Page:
Sorry to be so sketchy, might try to expand later, but look in Toen's article for more (though I think it's formulated there as an open question, and I think it's not so open anymore). Once you see things this way you can generalize them also in various ways -- for example, replacing commutative geometry by noncommutative geometry, you replace Lie algebras by associative algebras (see arXiv:math/0605095 by Lunts and Orlov for this philosophy) or pass to geometry over any operad with an augmentation and its dual...

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    $\begingroup$ PS the names associated with this philosophy should include also Boris Feigin in addition to those mentioned above. $\endgroup$ Oct 20, 2009 at 0:21
  • $\begingroup$ "look in Toen's article for more (though I think it's formulated there as an open question, and I think it's not so open anymore)" Hi David. Can you give a reference for that ? $\endgroup$
    – DamienC
    Jun 23, 2011 at 14:06
  • $\begingroup$ Hi Damien - I would look first at Jacob's ICM address, which covers this and more.. $\endgroup$ Jun 24, 2011 at 2:54
  • $\begingroup$ This is an amazingly clear and compact introduction to the topic. $\endgroup$ Apr 19, 2014 at 23:27

Maybe http://arxiv.org/abs/0707.0889 could be of any help? It's general enough - representations of properads cover a huge variety of cases, from algebraic structures to formal differential geometric things.


I can offer an algebraic example generalising that of Hochschild cohomology. Let O → P be a morphism of operads, assume that O has O(1)=k (although augmented should be strong enough as well I think). Then we can form a cofibrant resolution, O' of O, this has the underlying structure of the free operad on a set of generators C, and this C has a cooperad structure.

We want to deform f. Well Hom(O',P) < Hom(FC,P) = Hom_S(C,P), where the first two hom's are in the category of operads and the final is in the category of collections. Recall that collections underlie operads, they can be given as functors from the category of finite sets and bijections into vector spaces.

But C is a cooperad and P is an operad, and this homset looks a lot like linear maps between them, so shouldn't we have a convolution operad structure. Well we do, but it's only a non-symmetric operad.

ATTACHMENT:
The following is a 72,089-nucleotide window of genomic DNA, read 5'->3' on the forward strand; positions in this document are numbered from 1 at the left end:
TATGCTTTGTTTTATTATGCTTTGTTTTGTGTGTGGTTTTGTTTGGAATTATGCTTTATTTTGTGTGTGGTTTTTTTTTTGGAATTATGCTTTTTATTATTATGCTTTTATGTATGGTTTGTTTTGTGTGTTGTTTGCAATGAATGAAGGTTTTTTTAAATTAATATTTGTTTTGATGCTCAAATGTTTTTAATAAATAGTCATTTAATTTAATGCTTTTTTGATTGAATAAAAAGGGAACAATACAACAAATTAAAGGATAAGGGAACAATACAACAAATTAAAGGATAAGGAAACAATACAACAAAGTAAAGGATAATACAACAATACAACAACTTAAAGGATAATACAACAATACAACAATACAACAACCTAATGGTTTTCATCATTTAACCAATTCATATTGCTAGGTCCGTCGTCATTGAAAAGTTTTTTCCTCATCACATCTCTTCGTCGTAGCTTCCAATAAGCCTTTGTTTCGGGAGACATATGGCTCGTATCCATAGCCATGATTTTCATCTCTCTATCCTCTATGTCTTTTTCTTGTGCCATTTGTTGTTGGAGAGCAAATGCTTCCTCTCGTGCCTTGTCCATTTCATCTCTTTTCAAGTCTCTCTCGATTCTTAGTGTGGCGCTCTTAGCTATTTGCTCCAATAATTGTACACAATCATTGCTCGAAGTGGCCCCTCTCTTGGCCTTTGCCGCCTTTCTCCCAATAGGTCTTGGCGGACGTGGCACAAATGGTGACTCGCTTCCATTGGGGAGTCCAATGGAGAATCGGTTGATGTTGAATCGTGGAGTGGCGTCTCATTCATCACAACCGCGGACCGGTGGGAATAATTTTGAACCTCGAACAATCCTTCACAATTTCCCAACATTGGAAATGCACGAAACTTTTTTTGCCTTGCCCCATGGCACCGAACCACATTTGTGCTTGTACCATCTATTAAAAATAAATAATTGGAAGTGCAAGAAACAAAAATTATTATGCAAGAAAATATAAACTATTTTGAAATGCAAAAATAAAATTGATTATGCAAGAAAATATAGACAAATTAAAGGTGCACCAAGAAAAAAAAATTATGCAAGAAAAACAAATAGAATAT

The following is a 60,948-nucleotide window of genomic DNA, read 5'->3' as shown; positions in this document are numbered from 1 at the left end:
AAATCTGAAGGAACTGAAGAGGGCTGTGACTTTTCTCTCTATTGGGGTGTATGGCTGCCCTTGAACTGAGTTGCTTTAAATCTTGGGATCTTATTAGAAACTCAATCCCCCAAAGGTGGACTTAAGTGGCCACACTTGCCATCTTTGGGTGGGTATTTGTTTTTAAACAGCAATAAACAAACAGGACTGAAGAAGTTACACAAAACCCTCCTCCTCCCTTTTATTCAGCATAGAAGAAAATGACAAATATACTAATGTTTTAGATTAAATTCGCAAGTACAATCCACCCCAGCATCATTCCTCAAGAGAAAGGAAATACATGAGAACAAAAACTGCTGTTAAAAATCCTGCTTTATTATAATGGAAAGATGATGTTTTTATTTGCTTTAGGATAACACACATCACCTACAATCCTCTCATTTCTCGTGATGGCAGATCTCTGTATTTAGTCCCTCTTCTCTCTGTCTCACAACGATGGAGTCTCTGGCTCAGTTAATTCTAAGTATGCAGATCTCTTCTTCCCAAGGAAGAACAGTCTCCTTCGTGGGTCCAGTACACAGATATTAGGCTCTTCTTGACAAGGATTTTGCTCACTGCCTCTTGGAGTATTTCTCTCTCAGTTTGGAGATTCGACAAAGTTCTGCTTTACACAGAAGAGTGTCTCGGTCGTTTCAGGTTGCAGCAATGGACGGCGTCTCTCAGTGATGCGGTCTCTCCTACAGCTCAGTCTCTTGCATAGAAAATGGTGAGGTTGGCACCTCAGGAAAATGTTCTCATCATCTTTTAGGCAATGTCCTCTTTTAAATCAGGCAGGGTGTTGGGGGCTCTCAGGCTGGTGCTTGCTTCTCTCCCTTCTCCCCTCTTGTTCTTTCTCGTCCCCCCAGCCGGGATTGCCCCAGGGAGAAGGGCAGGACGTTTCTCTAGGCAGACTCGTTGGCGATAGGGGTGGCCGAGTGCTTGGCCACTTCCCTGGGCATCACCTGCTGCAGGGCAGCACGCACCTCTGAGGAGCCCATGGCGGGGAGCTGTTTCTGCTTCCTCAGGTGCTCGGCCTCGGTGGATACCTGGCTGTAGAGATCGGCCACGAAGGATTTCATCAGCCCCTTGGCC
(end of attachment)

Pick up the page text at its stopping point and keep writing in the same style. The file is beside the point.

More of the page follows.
Non-symmetric operads have the natural structure of a pre-Lie algebra, the composition is defined by taking the sum of all possible ways of plugging one operation into another. If you haven't met pre-Lie algebras then don't worry as the anti-symmetrisation of the pre-Lie product is a Lie bracket. So our non-symmetric operad Hom(FC,P) naturally has the structure of a dg-Lie algebra.

The nature of the inclusion of Hom(O',P) into Hom(FC,P) should come as no surprise. They're precisely the Maurer-Cartan elements. So our morphism f corresponds to a MC element in a dg-Lie algebra.

Given a MC element in a graded-Lie algebra the deformations are MC elements in the dg-Lie algebra twisted by the original MC element.


  1. Let P be an endomorphism operad ⊕Hom(A⊗...⊗A,A), then the theory above is the deformation theory for O algebras.
  2. Let O be the associative operad, let P be the operad for associative algebras with an action of a comm. alg R by central elements and a Lie algebra g by derivations with some compatability conditions (in fact by a Lie-Rinehart algebra, or a Lie-algebroid). Then the deformation theory of the inclusion morphism is the study of deformations induced by Lie-algebroid actions. In fact the dg-Lie algebras involved are very often formal.

Perhaps notes of Kontsevich's lectures are helpfull.

  • $\begingroup$ Thanks, but I've already read both of those. The principle is definitely stated somewhere therein, but I don't think it's precisely formulated nor proven. Perhaps I missed it though... $\endgroup$ Oct 20, 2009 at 0:18

I'm hesitant to put this up, since I haven't actually looked at the reference I'm about to suggest, but what about Illusie's Complexe Cotangents et Deformations I & II ? I've been under the impression that if I want to learn deformation theory, I should look there, though I have no clue if it contains the precise theorem you are looking for.


Some precise statements with proofs can be found in this paper of Manetti: http://arxiv.org/abs/math/9910071